As regular readers will know I don’t really do reviews. But I saw a play last night, written by a friend, and I want to tell you about it, because I think she’s really good at what she does. So fair enough?
“The Punter” then is Deb’s first full play, following her brilliant novel “Disappearing Home” about growing up in Everton. There’s a full house in the theatre tonight, part of the Hope University Shaw Street campus, or “the old SFX” as the friends with me call it.
Some of us have seen an extract from the play performed before, by Deb and a friend at our “Peaceful Warrior” event last September. So we know we’re in for a bit of a comedy. But subsequent development by Deb and the whole company has considerably darkened things from what we saw last autumn. In the awful political vernacular of our awful Tory rulers we see a just about managing GP, Margaret, just about managing to get on with a barely coping patient, Nicholas. Much of the play taking place in her surgery, where she’s always urgently needed somewhere else and where the usual ’10 minutes per patient’ time slot is never going to be enough for Nicholas with all his mental anxieties, depression, loneliness and an annoying tendency to challenge Margaret’s prescribed medications with the opinions of internet quacks.
Nicholas, played by Graham Hicks, is a huge character, compared to diminutive and sometimes frightened Margaret (Denise Kennedy). Looming over her as he frustratedly tries to describe the darkness he feels and pleads for treatments from her with less aggressive side effects.
“I can only get to sleep with a pillow between me legs!”
As, aside from the skeleton, there are only two characters in “The Punter” the dialogue and the timings are a considerable feat to pull off in this first ever public performance. And after the interval (the relief that it’s all going well?) everything seems tighter, funnier, deeper and dafter, even the writing, as the play moves through high farce and utter desolation to a resolution I won’t tell you about for fear of spoiling things. It’s a story after all and they all tell it very well.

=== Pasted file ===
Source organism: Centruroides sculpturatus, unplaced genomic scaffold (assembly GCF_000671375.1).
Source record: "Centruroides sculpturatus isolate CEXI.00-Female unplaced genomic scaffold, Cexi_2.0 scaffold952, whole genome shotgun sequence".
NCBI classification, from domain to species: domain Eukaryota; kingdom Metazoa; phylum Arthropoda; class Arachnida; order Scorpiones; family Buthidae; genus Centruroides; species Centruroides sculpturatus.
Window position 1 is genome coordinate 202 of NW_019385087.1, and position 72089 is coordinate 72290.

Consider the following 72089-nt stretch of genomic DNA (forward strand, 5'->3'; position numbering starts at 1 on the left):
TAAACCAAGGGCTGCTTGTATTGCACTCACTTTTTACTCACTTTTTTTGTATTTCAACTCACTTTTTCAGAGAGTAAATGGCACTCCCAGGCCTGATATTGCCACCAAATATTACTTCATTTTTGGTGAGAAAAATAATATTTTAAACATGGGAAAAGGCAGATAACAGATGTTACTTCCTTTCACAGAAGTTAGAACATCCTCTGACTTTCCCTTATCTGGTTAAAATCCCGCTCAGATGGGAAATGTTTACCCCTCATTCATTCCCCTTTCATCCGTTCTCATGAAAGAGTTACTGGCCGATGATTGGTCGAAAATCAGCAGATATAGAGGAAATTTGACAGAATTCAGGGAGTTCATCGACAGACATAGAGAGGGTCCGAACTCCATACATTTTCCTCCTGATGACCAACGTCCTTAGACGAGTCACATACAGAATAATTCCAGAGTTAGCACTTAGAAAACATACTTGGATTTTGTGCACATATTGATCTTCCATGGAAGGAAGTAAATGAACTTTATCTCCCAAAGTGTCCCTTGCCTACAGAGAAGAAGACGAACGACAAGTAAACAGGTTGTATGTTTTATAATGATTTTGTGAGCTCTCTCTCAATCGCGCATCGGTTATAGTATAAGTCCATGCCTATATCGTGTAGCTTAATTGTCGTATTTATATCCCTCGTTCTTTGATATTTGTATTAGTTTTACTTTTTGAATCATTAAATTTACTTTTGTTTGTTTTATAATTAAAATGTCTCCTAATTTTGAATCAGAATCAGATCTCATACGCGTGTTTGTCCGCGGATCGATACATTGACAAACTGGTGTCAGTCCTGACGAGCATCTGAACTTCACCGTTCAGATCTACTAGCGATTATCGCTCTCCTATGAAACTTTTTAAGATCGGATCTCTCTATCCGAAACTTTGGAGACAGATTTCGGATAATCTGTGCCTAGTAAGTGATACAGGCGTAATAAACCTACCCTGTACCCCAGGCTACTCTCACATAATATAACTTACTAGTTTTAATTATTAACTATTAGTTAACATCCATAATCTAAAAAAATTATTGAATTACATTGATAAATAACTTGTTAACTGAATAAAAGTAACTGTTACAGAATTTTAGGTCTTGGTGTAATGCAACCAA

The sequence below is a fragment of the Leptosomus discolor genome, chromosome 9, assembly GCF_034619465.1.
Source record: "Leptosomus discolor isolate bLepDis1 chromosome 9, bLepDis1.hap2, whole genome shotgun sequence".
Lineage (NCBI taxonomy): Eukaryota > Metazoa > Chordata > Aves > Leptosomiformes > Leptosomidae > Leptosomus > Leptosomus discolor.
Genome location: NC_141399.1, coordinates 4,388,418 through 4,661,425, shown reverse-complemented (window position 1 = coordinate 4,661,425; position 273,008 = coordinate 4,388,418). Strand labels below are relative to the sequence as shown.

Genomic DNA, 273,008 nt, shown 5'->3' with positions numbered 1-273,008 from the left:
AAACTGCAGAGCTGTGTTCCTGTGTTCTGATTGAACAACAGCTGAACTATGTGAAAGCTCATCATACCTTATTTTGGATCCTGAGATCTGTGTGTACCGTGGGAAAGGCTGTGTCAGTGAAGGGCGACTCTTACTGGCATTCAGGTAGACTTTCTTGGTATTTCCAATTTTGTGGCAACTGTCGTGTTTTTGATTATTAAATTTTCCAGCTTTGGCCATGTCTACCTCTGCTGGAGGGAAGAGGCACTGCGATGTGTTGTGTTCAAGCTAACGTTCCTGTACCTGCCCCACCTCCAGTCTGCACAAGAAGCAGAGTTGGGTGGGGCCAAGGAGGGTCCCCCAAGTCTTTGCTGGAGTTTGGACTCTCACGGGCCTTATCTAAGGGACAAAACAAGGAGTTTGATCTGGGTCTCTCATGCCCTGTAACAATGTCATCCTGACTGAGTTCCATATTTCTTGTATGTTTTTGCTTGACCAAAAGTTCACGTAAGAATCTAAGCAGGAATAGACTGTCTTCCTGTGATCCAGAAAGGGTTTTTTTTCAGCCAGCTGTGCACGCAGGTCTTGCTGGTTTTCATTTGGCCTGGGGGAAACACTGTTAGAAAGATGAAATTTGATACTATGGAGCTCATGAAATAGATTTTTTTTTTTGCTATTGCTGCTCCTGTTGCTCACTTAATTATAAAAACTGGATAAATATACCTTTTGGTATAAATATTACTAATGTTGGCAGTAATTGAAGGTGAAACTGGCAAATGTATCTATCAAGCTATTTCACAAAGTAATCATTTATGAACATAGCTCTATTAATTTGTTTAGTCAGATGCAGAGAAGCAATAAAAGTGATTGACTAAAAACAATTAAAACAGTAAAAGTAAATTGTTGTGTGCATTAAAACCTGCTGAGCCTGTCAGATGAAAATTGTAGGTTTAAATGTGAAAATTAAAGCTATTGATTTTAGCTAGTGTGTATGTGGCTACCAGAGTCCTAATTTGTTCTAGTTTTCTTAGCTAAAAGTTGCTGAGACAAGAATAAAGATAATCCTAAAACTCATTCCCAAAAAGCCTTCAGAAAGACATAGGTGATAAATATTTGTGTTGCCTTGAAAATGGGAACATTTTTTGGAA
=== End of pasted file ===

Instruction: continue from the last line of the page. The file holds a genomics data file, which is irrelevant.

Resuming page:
There is considerable hamming up of course. Impossible to avoid when your main prop is a pile of bones. But the laughter they pull off is essential and more than helps carry us all through the sudden switches into bleakness. Like when he pleads
“Why won’t you call me Nicholas?”
as Margaret once again fails to be everything he needs, all in one lonely GP, whose main solace is soliloquies with a skeleton.So a great night with huge applause from a delighted audience at the end. Well done Deb, well done the actors and everyone behind the scenes, and well done Director Tim Lynskey. I trust you all went off for a few celebratory drinks after that? Not too many mind, as you’ve got to do it all again tonight, Saturday.
And thoughts from me the next day? Well as above about seeing if the first half needs tightening or was it just because it was the first night?
Then also, it feels like a very Liverpool play to me. And while I understand the need for it to travel to other places, I’m not sure the places named in it have to have made up names?
(I would think you need a sense of place wouldn’t I?)
So it would do no harm, in my opinion, if the parks were called ‘Newsham’ or ‘Stanley’ say. Or if the hospital was ‘Alder Hey.’ Adding to the sense of a real place, without at all diminishing the universal messages of the play. About the difficulties of kindness, empathy and understanding in a world where time, systems and costs are in charge.
And that’s me. Completing the tricky job of writing a review of something by a friend! Well done you Deb Morgan. I’d say all of us who came last night are dead proud of you.
“The Punter” is on again tonight, Saturday, at The Cornerstone. But all tickets are sold. It will though be on at The Unity Theatre in Liverpool later in the year, 8th and 9th September.
Photos of “The Punter” by Deborah Morgan